Adams earned the flashy nickname by dominating the line of scrimmage at Texas A&M, earning the No. 8 overall selection by the Seahawks that year after remarkably leading the Aggies in both tackles and sacks from his defensive tackle position. While he simply overwhelmed college blockers, in the NFL Adams proved much more effective against the run than the pass, developing into one of the league's most immovable objects. An absolute mountain of a man with great power, Adams played 14 seasons in the NFL, recording 398 career tackles and 44 sacks while earning Pro Bowl nods three times.
To show how much the league has grown since that time, at 6-foot-3 and 292 pounds, Adams was one of the bigger defensive tackles in the NFL when he was drafted. He was checking in closer to 350 by the time he retired.
At 6-foot-3, 323 pounds, Smith already possesses the burly frame it took Adams a few years in the NFL to develop and his power is NFL-caliber out of the box, as his Combine-high 34 bench press repetitions suggest.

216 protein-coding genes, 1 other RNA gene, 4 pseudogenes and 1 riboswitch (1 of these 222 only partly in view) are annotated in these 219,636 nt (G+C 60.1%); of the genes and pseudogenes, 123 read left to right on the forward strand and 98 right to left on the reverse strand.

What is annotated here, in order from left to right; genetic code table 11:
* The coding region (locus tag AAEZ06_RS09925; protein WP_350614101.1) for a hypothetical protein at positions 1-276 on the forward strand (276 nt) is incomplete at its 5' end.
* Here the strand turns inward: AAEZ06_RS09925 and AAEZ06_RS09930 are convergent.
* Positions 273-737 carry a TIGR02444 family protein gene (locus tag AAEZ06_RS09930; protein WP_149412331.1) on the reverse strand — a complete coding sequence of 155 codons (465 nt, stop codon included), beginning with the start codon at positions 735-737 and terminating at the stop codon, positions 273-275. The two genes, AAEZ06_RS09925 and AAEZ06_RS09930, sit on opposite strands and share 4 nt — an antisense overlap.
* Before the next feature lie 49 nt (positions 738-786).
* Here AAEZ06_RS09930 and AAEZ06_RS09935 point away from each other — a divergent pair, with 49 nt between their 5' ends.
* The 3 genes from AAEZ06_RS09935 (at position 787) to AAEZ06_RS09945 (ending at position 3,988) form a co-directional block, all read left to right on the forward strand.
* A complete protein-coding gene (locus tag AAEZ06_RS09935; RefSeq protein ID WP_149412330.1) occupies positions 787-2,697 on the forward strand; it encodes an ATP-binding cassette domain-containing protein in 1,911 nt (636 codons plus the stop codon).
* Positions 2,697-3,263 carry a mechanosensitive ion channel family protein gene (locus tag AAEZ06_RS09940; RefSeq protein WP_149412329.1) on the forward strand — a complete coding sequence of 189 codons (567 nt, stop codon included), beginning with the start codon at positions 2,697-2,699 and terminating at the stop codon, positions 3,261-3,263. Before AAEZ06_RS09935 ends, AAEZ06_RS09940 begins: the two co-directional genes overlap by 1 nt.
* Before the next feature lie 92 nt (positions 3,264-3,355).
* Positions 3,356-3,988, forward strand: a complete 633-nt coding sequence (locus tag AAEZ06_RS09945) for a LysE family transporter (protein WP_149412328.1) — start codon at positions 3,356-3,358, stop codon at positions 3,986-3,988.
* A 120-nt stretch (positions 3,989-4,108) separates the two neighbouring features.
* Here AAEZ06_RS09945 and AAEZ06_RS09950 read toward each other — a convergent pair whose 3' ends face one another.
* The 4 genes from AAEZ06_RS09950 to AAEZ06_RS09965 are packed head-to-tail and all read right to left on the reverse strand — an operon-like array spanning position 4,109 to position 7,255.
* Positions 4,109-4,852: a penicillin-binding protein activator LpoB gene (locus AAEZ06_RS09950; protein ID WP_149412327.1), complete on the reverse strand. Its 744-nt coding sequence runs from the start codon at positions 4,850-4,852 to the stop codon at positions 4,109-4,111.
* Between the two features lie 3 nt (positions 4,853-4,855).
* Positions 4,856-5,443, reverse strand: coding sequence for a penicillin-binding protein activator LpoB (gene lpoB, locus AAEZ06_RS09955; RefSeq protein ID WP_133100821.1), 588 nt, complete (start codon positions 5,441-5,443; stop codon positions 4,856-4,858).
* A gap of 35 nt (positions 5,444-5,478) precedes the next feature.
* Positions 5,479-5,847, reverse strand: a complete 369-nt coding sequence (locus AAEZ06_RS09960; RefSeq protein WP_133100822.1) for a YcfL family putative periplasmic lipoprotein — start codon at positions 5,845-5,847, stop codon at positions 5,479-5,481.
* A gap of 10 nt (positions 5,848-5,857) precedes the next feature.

Smith's weight room prowess has been well documented this year. He was literally the No. 1 prospect listed on Bruce Feldman's annual must-read "Freaks List," with Michigan reportedly needing a different machine because Smith was too powerful. Fortunately, his power translates on the football field, as well, with Smith posting a healthy 48 tackles this season, more than any of the other top-rated nose guards in this class.
RT Howard "House" Ballard = Dawand Jones, Ohio State
In another example of just how much bigger the players in today's NFL have become, the Seahawks recently held a Top 30 visit with Jones, who, get this, checks in at 6-foot-8 and 374 pounds.
Any man that size can give himself whatever nickname he'd like and most of us will be happy to refer to him, as such. Seahawk fans who remember the aforementioned Adams might also recall the massive Ballard, who at 6-foot-6 and 325 pounds earned the nickname "House," starting at right tackle in four Super Bowls with the Buffalo Bills prior to the Seahawks luring him to Seattle in one of the first big free agency signings by the franchise.
While 300+ pounders along the line of scrimmage are commonplace in today's game, they were very rare in Ballard's era with him ranking as the biggest starting tackle in the league during the early '90s.